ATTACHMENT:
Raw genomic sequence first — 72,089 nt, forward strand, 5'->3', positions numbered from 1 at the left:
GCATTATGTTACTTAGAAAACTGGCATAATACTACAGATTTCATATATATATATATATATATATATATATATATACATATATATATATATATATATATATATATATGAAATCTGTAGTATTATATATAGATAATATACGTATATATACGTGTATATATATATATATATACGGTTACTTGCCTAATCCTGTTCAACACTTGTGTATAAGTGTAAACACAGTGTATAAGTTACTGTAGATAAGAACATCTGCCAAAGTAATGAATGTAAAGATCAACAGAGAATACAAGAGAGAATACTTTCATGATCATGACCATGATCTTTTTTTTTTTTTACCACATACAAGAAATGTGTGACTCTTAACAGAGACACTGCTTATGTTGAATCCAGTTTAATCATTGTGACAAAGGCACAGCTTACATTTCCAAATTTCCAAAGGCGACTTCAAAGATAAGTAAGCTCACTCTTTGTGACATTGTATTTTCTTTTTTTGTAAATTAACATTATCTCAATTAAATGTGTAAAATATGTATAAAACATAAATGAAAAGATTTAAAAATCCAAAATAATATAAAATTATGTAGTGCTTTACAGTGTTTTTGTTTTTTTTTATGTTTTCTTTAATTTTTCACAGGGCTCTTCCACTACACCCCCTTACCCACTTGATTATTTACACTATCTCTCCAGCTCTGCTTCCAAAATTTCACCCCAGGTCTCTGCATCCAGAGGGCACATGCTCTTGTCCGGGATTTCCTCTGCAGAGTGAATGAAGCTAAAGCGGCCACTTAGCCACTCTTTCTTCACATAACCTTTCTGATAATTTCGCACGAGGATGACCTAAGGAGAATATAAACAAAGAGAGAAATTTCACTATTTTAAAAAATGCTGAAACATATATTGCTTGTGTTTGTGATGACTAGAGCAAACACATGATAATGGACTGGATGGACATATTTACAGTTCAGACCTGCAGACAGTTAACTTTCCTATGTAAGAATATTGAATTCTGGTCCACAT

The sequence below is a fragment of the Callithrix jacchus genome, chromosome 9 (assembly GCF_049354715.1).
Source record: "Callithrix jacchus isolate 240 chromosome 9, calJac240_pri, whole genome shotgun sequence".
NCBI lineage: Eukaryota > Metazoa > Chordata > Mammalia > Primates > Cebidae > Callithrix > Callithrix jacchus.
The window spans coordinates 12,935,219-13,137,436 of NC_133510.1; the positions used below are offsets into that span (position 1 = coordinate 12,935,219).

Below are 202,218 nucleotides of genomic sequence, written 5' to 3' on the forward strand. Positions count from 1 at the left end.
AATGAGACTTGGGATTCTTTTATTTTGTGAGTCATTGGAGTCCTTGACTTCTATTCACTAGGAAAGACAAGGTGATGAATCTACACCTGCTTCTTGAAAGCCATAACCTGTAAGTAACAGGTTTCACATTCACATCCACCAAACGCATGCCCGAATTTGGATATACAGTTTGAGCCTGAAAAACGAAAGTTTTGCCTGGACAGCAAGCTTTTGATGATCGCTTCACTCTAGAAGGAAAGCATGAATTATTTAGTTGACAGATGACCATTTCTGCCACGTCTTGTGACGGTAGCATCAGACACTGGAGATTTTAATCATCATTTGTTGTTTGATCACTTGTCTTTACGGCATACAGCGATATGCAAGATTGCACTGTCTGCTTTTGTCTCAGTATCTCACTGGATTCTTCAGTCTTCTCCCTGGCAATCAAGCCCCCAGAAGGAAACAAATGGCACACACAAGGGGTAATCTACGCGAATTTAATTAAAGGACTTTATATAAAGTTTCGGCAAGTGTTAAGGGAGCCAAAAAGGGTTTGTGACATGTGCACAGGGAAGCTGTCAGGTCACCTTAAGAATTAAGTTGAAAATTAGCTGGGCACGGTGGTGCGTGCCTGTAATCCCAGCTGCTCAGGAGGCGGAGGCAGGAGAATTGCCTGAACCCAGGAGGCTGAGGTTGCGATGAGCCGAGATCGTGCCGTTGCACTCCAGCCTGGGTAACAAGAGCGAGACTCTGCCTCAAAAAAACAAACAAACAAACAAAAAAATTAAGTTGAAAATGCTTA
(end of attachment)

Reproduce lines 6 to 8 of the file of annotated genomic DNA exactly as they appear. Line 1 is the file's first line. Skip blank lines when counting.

The window spans coordinates 12,935,219-13,137,436 of NC_133510.1; the positions used below are offsets into that span (position 1 = coordinate 12,935,219).

Below are 202,218 nucleotides of genomic sequence, written 5' to 3' on the forward strand. Positions count from 1 at the left end.
AATGAGACTTGGGATTCTTTTATTTTGTGAGTCATTGGAGTCCTTGACTTCTATTCACTAGGAAAGACAAGGTGATGAATCTACACCTGCTTCTTGAAAGCCATAACCTGTAAGTAACAGGTTTCACATTCACATCCACCAAACGCATGCCCGAATTTGGATATACAGTTTGAGCCTGAAAAACGAAAGTTTTGCCTGGACAGCAAGCTTTTGATGATCGCTTCACTCTAGAAGGAAAGCATGAATTATTTAGTTGACAGATGACCATTTCTGCCACGTCTTGTGACGGTAGCATCAGACACTGGAGATTTTAATCATCATTTGTTGTTTGATCACTTGTCTTTACGGCATACAGCGATATGCAAGATTGCACTGTCTGCTTTTGTCTCAGTATCTCACTGGATTCTTCAGTCTTCTCCCTGGCAATCAAGCCCCCAGAAGGAAACAAATGGCACACACAAGGGGTAATCTACGCGAATTTAATTAAAGGACTTTATATAAAGTTTCGGCAAGTGTTAAGGGAGCCAAAAAGGGTTTGTGACATGTGCACAGGGAAGCTGTCAGGTCACCTTAAGAATTAAGTTGAAAATTAGCTGGGCACGGTGGTGCGTGCCTGTAATCCCAGCTGCTCAGGAGGCGGAGGCAGGAGAATTGCCTGAACCCAGGAGGCTGAGGTTGCGATGAGCCGAGATCGTGCCGTTGCACTCCAGCCTGGGTAACAAGAGCGAGACTCTGCCTCAAAAAAACAAACAAACAAACAAAAAAATTAAGTTGAAAATGCTTA